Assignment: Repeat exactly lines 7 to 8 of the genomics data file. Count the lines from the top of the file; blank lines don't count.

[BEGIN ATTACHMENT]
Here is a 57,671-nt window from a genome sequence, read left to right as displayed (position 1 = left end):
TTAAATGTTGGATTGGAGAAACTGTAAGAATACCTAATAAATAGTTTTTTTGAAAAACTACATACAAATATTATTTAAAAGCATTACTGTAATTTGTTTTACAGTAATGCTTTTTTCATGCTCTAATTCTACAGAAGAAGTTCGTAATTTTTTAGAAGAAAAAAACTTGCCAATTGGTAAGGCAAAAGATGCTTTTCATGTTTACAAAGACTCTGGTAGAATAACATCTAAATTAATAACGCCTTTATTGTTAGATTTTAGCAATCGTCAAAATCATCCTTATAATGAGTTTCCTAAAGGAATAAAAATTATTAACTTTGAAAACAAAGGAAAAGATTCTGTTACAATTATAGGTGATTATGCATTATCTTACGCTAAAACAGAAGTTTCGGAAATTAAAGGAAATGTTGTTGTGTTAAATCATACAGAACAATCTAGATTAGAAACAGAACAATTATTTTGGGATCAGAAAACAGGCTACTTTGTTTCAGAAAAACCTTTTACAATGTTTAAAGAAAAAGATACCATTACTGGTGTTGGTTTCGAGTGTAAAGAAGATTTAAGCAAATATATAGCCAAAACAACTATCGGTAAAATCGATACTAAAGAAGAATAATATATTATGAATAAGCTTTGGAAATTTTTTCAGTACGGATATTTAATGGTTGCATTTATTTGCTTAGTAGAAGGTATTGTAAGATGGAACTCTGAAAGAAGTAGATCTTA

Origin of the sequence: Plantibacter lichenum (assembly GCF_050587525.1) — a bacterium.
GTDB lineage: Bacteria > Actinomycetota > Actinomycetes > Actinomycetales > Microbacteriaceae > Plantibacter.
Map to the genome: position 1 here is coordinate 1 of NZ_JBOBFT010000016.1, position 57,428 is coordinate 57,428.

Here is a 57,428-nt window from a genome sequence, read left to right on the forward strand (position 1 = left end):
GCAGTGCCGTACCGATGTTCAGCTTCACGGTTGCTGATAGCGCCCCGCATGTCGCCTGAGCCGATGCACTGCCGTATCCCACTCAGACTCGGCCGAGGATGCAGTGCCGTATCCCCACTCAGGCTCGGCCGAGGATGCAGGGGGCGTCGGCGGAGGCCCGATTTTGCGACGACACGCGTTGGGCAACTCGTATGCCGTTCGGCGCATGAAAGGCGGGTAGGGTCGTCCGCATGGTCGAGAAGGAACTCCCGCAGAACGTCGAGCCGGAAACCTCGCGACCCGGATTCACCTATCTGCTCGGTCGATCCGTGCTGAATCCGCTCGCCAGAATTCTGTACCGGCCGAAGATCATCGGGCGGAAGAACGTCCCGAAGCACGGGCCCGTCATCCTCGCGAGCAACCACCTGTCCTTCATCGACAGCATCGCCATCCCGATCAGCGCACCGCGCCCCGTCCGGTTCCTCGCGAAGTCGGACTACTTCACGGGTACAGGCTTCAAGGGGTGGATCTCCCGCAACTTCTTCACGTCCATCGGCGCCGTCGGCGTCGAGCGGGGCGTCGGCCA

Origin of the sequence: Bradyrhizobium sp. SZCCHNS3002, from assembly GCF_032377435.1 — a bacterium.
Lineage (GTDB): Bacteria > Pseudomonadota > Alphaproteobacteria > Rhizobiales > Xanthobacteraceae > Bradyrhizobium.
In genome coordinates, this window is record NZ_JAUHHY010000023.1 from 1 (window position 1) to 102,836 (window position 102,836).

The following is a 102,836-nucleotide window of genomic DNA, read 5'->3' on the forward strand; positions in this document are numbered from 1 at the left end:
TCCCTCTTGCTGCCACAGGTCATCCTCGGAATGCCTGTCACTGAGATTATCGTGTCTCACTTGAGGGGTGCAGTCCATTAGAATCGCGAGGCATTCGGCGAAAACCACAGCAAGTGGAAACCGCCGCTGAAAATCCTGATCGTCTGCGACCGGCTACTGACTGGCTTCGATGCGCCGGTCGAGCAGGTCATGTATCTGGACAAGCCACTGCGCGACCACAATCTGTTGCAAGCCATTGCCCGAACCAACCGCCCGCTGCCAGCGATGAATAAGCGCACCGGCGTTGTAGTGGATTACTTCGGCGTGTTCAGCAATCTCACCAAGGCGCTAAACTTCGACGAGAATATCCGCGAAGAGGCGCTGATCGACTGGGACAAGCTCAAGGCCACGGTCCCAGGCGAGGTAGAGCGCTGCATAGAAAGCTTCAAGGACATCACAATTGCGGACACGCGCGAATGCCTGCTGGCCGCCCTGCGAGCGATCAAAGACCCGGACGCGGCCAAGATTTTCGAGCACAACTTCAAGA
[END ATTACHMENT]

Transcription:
GCAGTGCCGTACCGATGTTCAGCTTCACGGTTGCTGATAGCGCCCCGCATGTCGCCTGAGCCGATGCACTGCCGTATCCCACTCAGACTCGGCCGAGGATGCAGTGCCGTATCCCCACTCAGGCTCGGCCGAGGATGCAGGGGGCGTCGGCGGAGGCCCGATTTTGCGACGACACGCGTTGGGCAACTCGTATGCCGTTCGGCGCATGAAAGGCGGGTAGGGTCGTCCGCATGGTCGAGAAGGAACTCCCGCAGAACGTCGAGCCGGAAACCTCGCGACCCGGATTCACCTATCTGCTCGGTCGATCCGTGCTGAATCCGCTCGCCAGAATTCTGTACCGGCCGAAGATCATCGGGCGGAAGAACGTCCCGAAGCACGGGCCCGTCATCCTCGCGAGCAACCACCTGTCCTTCATCGACAGCATCGCCATCCCGATCAGCGCACCGCGCCCCGTCCGGTTCCTCGCGAAGTCGGACTACTTCACGGGTACAGGCTTCAAGGGGTGGATCTCCCGCAACTTCTTCACGTCCATCGGCGCCGTCGGCGTCGAGCGGGGCGTCGGCCA

Origin of the sequence: Bradyrhizobium sp. SZCCHNS3002, from assembly GCF_032377435.1 — a bacterium.